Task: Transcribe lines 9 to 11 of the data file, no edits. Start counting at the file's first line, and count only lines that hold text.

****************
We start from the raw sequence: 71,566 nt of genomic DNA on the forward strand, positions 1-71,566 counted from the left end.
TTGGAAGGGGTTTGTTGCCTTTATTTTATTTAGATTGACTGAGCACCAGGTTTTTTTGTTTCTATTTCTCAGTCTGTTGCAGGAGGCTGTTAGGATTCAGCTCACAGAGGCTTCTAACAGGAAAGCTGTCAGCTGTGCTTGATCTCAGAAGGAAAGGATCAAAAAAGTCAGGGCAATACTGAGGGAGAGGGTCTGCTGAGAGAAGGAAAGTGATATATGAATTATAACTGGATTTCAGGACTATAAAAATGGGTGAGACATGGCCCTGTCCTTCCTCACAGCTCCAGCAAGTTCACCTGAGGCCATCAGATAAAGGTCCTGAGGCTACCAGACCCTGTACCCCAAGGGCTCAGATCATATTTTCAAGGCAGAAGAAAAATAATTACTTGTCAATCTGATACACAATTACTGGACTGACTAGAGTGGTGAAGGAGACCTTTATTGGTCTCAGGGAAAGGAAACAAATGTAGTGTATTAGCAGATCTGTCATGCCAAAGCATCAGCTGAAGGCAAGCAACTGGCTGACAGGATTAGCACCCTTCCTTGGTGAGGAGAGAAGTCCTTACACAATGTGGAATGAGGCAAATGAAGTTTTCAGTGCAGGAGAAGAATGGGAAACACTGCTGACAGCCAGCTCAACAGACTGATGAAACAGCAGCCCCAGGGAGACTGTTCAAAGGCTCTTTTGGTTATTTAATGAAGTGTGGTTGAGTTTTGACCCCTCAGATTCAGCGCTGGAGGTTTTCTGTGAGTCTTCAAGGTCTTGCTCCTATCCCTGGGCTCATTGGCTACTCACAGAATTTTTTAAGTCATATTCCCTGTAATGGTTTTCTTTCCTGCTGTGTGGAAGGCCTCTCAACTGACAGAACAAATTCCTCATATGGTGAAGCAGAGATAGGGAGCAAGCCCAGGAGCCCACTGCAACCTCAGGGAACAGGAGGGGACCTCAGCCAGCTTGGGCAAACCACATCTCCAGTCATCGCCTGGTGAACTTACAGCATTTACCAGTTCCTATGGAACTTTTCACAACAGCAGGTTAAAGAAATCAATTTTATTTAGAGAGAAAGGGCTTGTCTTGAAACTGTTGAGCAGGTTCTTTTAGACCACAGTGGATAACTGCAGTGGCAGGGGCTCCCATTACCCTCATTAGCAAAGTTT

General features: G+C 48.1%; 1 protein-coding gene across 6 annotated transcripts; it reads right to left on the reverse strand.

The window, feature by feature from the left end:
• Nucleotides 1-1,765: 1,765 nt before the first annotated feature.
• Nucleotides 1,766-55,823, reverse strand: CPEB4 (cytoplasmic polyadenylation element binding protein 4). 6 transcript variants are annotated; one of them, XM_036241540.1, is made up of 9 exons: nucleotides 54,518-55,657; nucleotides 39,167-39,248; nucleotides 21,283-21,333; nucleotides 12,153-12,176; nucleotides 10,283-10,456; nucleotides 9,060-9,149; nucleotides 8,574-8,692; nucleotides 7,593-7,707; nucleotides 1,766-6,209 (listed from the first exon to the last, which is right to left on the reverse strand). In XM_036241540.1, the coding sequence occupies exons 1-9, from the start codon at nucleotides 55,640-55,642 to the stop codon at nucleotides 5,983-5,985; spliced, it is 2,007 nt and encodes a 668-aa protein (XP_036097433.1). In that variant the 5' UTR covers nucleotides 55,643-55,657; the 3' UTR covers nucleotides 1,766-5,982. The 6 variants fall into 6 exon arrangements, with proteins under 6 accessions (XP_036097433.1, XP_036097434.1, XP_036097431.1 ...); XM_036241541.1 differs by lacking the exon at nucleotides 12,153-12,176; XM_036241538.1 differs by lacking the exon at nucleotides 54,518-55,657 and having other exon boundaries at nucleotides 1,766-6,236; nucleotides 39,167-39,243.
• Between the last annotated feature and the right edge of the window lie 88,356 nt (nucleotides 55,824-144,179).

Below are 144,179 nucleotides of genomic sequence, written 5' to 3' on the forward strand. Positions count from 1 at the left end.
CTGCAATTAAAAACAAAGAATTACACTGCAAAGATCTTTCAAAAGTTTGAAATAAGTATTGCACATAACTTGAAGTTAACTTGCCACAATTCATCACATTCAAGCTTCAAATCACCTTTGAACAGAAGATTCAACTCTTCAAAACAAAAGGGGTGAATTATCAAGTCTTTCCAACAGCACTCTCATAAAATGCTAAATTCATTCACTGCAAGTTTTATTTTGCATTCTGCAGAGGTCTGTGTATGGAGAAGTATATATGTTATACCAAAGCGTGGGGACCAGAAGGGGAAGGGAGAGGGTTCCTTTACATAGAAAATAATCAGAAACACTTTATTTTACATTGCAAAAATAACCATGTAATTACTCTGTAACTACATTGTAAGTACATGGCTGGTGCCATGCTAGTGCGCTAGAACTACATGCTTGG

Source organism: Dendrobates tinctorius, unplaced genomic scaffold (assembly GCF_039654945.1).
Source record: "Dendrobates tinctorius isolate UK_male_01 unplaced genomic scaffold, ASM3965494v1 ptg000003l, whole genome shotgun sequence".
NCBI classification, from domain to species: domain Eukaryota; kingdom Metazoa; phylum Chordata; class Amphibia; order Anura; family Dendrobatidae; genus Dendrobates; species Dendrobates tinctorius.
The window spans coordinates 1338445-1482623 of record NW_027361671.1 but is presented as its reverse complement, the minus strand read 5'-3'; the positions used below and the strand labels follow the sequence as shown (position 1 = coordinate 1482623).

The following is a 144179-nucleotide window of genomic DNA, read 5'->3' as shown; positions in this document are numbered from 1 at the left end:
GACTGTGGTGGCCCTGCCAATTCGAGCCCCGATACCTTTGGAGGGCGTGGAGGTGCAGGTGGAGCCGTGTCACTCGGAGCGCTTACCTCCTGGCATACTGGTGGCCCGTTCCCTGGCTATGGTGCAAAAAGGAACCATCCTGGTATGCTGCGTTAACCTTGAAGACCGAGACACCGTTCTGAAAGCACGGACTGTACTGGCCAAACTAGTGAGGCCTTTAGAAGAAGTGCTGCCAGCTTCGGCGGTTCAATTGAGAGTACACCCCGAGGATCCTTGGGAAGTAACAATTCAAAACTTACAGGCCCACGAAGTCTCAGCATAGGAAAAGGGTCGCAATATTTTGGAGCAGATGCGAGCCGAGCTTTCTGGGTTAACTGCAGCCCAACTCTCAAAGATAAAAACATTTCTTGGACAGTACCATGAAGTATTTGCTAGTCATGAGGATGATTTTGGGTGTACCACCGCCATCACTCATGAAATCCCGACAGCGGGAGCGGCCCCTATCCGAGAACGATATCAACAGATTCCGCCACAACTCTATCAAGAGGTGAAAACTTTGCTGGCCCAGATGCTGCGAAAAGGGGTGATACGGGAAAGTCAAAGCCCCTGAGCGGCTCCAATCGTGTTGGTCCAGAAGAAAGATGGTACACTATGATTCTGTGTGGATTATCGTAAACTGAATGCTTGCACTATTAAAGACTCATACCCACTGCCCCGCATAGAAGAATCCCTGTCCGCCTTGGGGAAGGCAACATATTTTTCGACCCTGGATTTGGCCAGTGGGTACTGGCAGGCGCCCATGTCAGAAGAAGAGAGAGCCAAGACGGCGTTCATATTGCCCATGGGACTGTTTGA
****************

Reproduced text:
CTGCAATTAAAAACAAAGAATTACACTGCAAAGATCTTTCAAAAGTTTGAAATAAGTATTGCACATAACTTGAAGTTAACTTGCCACAATTCATCACATTCAAGCTTCAAATCACCTTTGAACAGAAGATTCAACTCTTCAAAACAAAAGGGGTGAATTATCAAGTCTTTCCAACAGCACTCTCATAAAATGCTAAATTCATTCACTGCAAGTTTTATTTTGCATTCTGCAGAGGTCTGTGTATGGAGAAGTATATATGTTATACCAAAGCGTGGGGACCAGAAGGGGAAGGGAGAGGGTTCCTTTACATAGAAAATAATCAGAAACACTTTATTTTACATTGCAAAAATAACCATGTAATTACTCTGTAACTACATTGTAAGTACATGGCTGGTGCCATGCTAGTGCGCTAGAACTACATGCTTGG

Source organism: Dendrobates tinctorius, unplaced genomic scaffold (assembly GCF_039654945.1).
Source record: "Dendrobates tinctorius isolate UK_male_01 unplaced genomic scaffold, ASM3965494v1 ptg000003l, whole genome shotgun sequence".